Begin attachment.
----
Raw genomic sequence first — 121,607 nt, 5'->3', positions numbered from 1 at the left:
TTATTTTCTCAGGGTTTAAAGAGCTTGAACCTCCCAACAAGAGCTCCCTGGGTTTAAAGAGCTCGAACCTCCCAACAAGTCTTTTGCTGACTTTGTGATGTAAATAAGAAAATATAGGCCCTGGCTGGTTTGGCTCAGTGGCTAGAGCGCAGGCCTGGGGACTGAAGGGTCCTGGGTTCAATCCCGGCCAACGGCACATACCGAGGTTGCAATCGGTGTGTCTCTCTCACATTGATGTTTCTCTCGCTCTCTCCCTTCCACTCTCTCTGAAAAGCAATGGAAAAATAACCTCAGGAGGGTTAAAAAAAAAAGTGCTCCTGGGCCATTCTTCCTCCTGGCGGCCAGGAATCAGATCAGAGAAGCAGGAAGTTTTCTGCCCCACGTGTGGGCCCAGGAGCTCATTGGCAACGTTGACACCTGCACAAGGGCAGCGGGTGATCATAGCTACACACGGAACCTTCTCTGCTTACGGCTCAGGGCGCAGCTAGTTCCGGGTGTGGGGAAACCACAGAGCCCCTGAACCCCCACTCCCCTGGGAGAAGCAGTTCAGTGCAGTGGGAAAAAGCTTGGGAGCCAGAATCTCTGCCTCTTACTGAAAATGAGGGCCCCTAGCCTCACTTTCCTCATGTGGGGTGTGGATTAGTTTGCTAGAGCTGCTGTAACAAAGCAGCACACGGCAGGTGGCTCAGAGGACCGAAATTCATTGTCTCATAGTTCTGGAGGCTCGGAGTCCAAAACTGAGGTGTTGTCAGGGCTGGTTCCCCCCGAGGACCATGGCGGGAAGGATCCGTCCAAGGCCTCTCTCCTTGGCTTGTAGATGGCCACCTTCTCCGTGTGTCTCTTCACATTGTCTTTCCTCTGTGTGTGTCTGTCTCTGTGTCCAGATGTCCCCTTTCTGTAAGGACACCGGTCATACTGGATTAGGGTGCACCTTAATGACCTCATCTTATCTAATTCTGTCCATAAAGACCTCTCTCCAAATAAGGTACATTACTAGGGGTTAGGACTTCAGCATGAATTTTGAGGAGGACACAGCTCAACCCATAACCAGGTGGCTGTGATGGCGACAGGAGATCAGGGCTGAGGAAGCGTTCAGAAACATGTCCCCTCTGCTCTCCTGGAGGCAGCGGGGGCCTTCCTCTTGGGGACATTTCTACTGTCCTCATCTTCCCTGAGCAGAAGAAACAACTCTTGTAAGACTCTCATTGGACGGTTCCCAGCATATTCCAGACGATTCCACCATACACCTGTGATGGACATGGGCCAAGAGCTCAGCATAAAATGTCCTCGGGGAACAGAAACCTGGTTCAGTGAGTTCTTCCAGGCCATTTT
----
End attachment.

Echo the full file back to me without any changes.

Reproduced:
Raw genomic sequence first — 121,607 nt, 5'->3', positions numbered from 1 at the left:
TTATTTTCTCAGGGTTTAAAGAGCTTGAACCTCCCAACAAGAGCTCCCTGGGTTTAAAGAGCTCGAACCTCCCAACAAGTCTTTTGCTGACTTTGTGATGTAAATAAGAAAATATAGGCCCTGGCTGGTTTGGCTCAGTGGCTAGAGCGCAGGCCTGGGGACTGAAGGGTCCTGGGTTCAATCCCGGCCAACGGCACATACCGAGGTTGCAATCGGTGTGTCTCTCTCACATTGATGTTTCTCTCGCTCTCTCCCTTCCACTCTCTCTGAAAAGCAATGGAAAAATAACCTCAGGAGGGTTAAAAAAAAAAGTGCTCCTGGGCCATTCTTCCTCCTGGCGGCCAGGAATCAGATCAGAGAAGCAGGAAGTTTTCTGCCCCACGTGTGGGCCCAGGAGCTCATTGGCAACGTTGACACCTGCACAAGGGCAGCGGGTGATCATAGCTACACACGGAACCTTCTCTGCTTACGGCTCAGGGCGCAGCTAGTTCCGGGTGTGGGGAAACCACAGAGCCCCTGAACCCCCACTCCCCTGGGAGAAGCAGTTCAGTGCAGTGGGAAAAAGCTTGGGAGCCAGAATCTCTGCCTCTTACTGAAAATGAGGGCCCCTAGCCTCACTTTCCTCATGTGGGGTGTGGATTAGTTTGCTAGAGCTGCTGTAACAAAGCAGCACACGGCAGGTGGCTCAGAGGACCGAAATTCATTGTCTCATAGTTCTGGAGGCTCGGAGTCCAAAACTGAGGTGTTGTCAGGGCTGGTTCCCCCCGAGGACCATGGCGGGAAGGATCCGTCCAAGGCCTCTCTCCTTGGCTTGTAGATGGCCACCTTCTCCGTGTGTCTCTTCACATTGTCTTTCCTCTGTGTGTGTCTGTCTCTGTGTCCAGATGTCCCCTTTCTGTAAGGACACCGGTCATACTGGATTAGGGTGCACCTTAATGACCTCATCTTATCTAATTCTGTCCATAAAGACCTCTCTCCAAATAAGGTACATTACTAGGGGTTAGGACTTCAGCATGAATTTTGAGGAGGACACAGCTCAACCCATAACCAGGTGGCTGTGATGGCGACAGGAGATCAGGGCTGAGGAAGCGTTCAGAAACATGTCCCCTCTGCTCTCCTGGAGGCAGCGGGGGCCTTCCTCTTGGGGACATTTCTACTGTCCTCATCTTCCCTGAGCAGAAGAAACAACTCTTGTAAGACTCTCATTGGACGGTTCCCAGCATATTCCAGACGATTCCACCATACACCTGTGATGGACATGGGCCAAGAGCTCAGCATAAAATGTCCTCGGGGAACAGAAACCTGGTTCAGTGAGTTCTTCCAGGCCATTTT